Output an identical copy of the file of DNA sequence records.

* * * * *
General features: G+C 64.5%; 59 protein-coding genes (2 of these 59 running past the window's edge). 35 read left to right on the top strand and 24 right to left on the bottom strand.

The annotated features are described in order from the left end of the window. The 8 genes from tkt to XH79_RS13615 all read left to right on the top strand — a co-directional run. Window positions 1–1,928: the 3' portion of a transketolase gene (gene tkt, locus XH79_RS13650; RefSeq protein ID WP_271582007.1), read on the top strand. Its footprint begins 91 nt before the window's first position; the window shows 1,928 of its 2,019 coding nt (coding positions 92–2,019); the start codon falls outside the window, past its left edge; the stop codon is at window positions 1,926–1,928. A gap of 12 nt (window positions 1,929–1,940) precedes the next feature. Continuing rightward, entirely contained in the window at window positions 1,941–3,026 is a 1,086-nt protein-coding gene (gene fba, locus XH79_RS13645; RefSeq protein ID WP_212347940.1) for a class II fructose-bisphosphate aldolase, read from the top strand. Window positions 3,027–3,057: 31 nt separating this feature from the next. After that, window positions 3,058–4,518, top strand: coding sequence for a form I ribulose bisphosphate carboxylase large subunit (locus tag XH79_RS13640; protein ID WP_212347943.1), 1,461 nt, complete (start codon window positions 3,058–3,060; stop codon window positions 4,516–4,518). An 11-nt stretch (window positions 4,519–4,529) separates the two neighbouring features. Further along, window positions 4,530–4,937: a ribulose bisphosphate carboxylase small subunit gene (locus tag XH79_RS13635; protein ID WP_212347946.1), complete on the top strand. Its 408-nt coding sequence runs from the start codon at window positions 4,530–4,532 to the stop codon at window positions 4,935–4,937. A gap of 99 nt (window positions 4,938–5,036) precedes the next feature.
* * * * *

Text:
General features: G+C 64.5%; 59 protein-coding genes (2 of these 59 running past the window's edge). 35 read left to right on the top strand and 24 right to left on the bottom strand.

The annotated features are described in order from the left end of the window. The 8 genes from tkt to XH79_RS13615 all read left to right on the top strand — a co-directional run. Window positions 1–1,928: the 3' portion of a transketolase gene (gene tkt, locus XH79_RS13650; RefSeq protein ID WP_271582007.1), read on the top strand. Its footprint begins 91 nt before the window's first position; the window shows 1,928 of its 2,019 coding nt (coding positions 92–2,019); the start codon falls outside the window, past its left edge; the stop codon is at window positions 1,926–1,928. A gap of 12 nt (window positions 1,929–1,940) precedes the next feature. Continuing rightward, entirely contained in the window at window positions 1,941–3,026 is a 1,086-nt protein-coding gene (gene fba, locus XH79_RS13645; RefSeq protein ID WP_212347940.1) for a class II fructose-bisphosphate aldolase, read from the top strand. Window positions 3,027–3,057: 31 nt separating this feature from the next. After that, window positions 3,058–4,518, top strand: coding sequence for a form I ribulose bisphosphate carboxylase large subunit (locus tag XH79_RS13640; protein ID WP_212347943.1), 1,461 nt, complete (start codon window positions 3,058–3,060; stop codon window positions 4,516–4,518). An 11-nt stretch (window positions 4,519–4,529) separates the two neighbouring features. Further along, window positions 4,530–4,937: a ribulose bisphosphate carboxylase small subunit gene (locus tag XH79_RS13635; protein ID WP_212347946.1), complete on the top strand. Its 408-nt coding sequence runs from the start codon at window positions 4,530–4,532 to the stop codon at window positions 4,935–4,937. A gap of 99 nt (window positions 4,938–5,036) precedes the next feature.